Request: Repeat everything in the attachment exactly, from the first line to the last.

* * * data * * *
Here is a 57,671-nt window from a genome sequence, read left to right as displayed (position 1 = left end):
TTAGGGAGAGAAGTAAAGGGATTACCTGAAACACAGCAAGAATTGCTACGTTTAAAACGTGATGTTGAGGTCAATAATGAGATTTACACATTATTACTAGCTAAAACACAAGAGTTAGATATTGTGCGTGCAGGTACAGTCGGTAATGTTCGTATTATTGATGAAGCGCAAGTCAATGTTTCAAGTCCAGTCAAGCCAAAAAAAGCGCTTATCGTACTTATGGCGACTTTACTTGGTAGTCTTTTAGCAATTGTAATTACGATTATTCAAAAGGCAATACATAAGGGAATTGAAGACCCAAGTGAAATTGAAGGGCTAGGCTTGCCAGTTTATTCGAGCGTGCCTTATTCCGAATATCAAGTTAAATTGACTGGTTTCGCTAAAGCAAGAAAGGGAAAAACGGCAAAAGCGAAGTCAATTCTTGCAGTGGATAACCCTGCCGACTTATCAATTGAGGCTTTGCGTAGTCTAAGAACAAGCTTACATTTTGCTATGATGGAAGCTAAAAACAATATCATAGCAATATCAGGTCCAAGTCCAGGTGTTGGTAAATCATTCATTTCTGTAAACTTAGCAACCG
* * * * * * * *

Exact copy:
Here is a 57,671-nt window from a genome sequence, read left to right as displayed (position 1 = left end):
TTAGGGAGAGAAGTAAAGGGATTACCTGAAACACAGCAAGAATTGCTACGTTTAAAACGTGATGTTGAGGTCAATAATGAGATTTACACATTATTACTAGCTAAAACACAAGAGTTAGATATTGTGCGTGCAGGTACAGTCGGTAATGTTCGTATTATTGATGAAGCGCAAGTCAATGTTTCAAGTCCAGTCAAGCCAAAAAAAGCGCTTATCGTACTTATGGCGACTTTACTTGGTAGTCTTTTAGCAATTGTAATTACGATTATTCAAAAGGCAATACATAAGGGAATTGAAGACCCAAGTGAAATTGAAGGGCTAGGCTTGCCAGTTTATTCGAGCGTGCCTTATTCCGAATATCAAGTTAAATTGACTGGTTTCGCTAAAGCAAGAAAGGGAAAAACGGCAAAAGCGAAGTCAATTCTTGCAGTGGATAACCCTGCCGACTTATCAATTGAGGCTTTGCGTAGTCTAAGAACAAGCTTACATTTTGCTATGATGGAAGCTAAAAACAATATCATAGCAATATCAGGTCCAAGTCCAGGTGTTGGTAAATCATTCATTTCTGTAAACTTAGCAACCG